Mike Fabarez: That's a straw man that's held up about Heaven. It's going to be this boring place. That's absurd. I don't think anyone really has that view when it comes to their loved ones, or even their own lives when they get old. The only thing they dislike are the things that are going to be gone in the New Jerusalem.

Sean McDowell: Pastor Mike, thanks so much for coming on. I have a ton more questions for you, such as, can we enjoy Heaven knowing our loved ones are in Hell? Can we sin in Heaven? I know our audience is thinking about these questions as well. But that gives me a good excuse to suggest they pick up your book, 10 Mistakes People Make About Heaven, Hell, and the Afterlife.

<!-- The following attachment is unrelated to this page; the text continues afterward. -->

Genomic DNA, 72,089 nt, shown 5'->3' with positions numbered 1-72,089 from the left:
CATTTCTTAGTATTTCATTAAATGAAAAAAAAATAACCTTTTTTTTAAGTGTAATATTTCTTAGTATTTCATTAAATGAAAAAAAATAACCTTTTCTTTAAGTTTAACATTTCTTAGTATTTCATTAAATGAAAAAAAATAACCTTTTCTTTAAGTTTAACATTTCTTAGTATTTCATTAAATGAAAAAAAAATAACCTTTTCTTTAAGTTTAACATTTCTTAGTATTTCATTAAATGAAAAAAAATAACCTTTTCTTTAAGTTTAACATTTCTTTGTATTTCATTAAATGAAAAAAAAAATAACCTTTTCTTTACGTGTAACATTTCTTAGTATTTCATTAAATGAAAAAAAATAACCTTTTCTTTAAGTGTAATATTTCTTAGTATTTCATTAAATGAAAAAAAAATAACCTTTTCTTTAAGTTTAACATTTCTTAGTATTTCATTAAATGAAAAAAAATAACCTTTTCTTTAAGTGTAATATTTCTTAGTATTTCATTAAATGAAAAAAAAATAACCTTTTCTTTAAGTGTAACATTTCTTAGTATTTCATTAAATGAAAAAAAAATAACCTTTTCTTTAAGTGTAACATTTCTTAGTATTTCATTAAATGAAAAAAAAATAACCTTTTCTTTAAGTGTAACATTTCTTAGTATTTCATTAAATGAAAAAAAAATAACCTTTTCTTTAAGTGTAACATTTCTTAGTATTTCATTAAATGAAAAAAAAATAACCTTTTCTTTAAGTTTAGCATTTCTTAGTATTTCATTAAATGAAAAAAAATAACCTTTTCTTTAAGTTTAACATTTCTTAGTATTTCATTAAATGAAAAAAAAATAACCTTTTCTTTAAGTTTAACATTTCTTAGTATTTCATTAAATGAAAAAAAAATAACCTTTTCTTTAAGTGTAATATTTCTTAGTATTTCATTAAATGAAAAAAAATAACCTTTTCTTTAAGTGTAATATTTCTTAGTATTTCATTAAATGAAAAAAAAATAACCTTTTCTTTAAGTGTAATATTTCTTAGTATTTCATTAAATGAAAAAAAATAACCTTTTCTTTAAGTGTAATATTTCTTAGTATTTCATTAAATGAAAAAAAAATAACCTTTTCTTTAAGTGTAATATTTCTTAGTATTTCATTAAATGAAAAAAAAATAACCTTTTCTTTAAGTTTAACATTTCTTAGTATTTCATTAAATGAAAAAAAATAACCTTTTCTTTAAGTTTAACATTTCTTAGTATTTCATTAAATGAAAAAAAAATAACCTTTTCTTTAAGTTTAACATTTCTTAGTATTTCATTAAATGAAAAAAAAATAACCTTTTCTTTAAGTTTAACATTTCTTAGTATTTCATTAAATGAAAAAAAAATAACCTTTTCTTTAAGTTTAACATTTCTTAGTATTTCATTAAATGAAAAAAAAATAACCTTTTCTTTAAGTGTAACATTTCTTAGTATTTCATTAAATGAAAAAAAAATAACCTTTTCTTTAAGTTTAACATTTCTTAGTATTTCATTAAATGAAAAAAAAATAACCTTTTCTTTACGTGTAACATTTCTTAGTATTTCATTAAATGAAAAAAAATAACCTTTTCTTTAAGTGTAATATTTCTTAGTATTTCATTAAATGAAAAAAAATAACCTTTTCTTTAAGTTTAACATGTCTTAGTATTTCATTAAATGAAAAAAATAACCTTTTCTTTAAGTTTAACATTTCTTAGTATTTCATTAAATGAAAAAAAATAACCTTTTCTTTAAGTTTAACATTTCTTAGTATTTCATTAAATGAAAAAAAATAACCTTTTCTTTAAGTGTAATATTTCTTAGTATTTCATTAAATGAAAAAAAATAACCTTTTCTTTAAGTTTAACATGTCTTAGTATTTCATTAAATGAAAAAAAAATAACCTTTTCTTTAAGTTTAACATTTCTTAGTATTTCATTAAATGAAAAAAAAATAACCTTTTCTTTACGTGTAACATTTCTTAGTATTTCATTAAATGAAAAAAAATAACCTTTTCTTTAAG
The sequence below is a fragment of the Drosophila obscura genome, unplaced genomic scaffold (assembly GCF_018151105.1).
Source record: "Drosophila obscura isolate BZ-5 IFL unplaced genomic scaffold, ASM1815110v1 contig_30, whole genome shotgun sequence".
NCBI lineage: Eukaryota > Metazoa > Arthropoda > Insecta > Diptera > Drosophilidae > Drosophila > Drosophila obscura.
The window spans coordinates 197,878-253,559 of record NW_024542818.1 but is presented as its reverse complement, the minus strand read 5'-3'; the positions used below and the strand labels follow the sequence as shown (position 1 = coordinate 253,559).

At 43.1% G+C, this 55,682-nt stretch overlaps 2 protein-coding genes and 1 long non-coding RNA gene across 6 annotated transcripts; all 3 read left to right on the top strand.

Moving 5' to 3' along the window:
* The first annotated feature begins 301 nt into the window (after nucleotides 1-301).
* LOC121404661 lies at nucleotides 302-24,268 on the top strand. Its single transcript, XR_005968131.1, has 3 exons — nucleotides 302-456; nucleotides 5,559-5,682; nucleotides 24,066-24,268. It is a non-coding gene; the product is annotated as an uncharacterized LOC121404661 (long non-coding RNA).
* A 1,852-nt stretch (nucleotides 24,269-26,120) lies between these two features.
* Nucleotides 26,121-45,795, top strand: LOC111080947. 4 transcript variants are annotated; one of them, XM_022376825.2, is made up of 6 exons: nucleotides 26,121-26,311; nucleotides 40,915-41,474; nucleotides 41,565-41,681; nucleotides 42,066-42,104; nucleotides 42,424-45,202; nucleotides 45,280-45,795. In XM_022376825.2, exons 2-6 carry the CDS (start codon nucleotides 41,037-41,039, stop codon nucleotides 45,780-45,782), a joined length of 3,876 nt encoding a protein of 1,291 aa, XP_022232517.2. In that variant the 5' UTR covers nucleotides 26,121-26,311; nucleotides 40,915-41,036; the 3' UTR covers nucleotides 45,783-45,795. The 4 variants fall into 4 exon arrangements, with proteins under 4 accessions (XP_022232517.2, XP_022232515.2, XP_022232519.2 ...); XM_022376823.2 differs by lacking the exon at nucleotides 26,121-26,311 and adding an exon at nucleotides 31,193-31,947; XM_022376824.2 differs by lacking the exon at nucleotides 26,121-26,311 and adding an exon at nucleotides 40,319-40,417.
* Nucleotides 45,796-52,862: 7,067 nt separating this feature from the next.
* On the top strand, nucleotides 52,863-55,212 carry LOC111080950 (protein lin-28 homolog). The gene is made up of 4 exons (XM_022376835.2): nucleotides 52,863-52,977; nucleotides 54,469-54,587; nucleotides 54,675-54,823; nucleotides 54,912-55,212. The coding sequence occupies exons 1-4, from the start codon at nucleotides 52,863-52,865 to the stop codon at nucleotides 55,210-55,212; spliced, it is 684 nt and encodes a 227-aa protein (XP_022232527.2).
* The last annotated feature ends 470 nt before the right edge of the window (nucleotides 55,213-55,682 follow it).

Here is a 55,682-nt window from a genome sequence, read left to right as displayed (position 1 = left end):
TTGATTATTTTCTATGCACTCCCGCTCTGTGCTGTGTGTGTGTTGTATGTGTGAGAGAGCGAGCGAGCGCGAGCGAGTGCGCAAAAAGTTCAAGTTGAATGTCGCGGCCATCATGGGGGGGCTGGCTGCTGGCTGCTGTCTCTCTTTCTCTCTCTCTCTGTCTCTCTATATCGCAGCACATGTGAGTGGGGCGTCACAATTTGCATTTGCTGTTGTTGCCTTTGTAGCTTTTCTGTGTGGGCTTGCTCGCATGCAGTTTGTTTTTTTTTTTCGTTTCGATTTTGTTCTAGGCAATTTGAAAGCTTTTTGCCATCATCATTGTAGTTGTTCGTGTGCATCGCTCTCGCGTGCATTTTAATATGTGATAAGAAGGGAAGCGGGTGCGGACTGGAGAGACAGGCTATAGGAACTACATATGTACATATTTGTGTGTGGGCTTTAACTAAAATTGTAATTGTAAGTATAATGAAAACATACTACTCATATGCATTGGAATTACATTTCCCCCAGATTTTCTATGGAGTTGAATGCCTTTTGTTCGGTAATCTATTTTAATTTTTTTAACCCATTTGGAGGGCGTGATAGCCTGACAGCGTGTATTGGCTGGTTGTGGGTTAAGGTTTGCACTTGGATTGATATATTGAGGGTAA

Sean McDowell: Mike, thanks for your clarity theologically, but also pastorally, and thanks for coming on.

Mike Fabarez: Yeah Sean, Scott, it's been great. Thanks for having me today.

Scott Rae: Yeah. Thanks so much, Mike.

Sean McDowell: This has been an episode of the podcast Think Biblically: Conversations on Faith and Culture. To learn more about us and today's guest, Pastor Mike Fabarez, and to find more episodes, go to biola.edu/thinkbiblically. That's biola.edu/thinkbiblically. If you enjoyed today's conversation, give us a rating on your podcast app and share it with a friend. Thanks for listening, and remember, think biblically about everything.